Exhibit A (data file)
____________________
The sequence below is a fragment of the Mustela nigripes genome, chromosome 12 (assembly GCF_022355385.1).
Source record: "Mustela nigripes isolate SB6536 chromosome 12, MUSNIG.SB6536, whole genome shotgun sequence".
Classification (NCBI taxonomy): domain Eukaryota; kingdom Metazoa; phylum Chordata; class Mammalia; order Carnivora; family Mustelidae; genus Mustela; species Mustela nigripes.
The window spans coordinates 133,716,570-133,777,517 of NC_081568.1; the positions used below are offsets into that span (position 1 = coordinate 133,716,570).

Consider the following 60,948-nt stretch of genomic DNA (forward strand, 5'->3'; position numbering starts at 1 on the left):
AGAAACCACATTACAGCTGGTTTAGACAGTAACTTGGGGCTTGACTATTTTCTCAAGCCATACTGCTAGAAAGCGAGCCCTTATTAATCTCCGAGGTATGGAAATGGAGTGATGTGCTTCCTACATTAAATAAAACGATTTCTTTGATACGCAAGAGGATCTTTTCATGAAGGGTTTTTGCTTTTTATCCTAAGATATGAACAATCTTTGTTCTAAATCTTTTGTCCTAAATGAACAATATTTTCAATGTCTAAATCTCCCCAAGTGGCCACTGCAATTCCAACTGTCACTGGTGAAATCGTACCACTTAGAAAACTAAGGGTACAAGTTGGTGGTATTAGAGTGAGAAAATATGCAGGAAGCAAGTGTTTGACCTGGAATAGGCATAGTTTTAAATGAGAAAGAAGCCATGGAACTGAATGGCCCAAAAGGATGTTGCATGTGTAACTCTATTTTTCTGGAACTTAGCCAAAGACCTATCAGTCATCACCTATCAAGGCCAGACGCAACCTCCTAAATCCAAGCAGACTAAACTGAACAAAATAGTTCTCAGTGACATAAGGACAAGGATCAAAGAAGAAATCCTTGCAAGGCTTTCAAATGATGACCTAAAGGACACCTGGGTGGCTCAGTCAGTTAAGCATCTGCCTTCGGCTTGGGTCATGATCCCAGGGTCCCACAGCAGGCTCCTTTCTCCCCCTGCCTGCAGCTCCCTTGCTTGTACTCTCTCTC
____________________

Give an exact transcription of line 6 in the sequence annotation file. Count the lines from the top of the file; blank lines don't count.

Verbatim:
AGAAACCACATTACAGCTGGTTTAGACAGTAACTTGGGGCTTGACTATTTTCTCAAGCCATACTGCTAGAAAGCGAGCCCTTATTAATCTCCGAGGTATGGAAATGGAGTGATGTGCTTCCTACATTAAATAAAACGATTTCTTTGATACGCAAGAGGATCTTTTCATGAAGGGTTTTTGCTTTTTATCCTAAGATATGAACAATCTTTGTTCTAAATCTTTTGTCCTAAATGAACAATATTTTCAATGTCTAAATCTCCCCAAGTGGCCACTGCAATTCCAACTGTCACTGGTGAAATCGTACCACTTAGAAAACTAAGGGTACAAGTTGGTGGTATTAGAGTGAGAAAATATGCAGGAAGCAAGTGTTTGACCTGGAATAGGCATAGTTTTAAATGAGAAAGAAGCCATGGAACTGAATGGCCCAAAAGGATGTTGCATGTGTAACTCTATTTTTCTGGAACTTAGCCAAAGACCTATCAGTCATCACCTATCAAGGCCAGACGCAACCTCCTAAATCCAAGCAGACTAAACTGAACAAAATAGTTCTCAGTGACATAAGGACAAGGATCAAAGAAGAAATCCTTGCAAGGCTTTCAAATGATGACCTAAAGGACACCTGGGTGGCTCAGTCAGTTAAGCATCTGCCTTCGGCTTGGGTCATGATCCCAGGGTCCCACAGCAGGCTCCTTTCTCCCCCTGCCTGCAGCTCCCTTGCTTGTACTCTCTCTC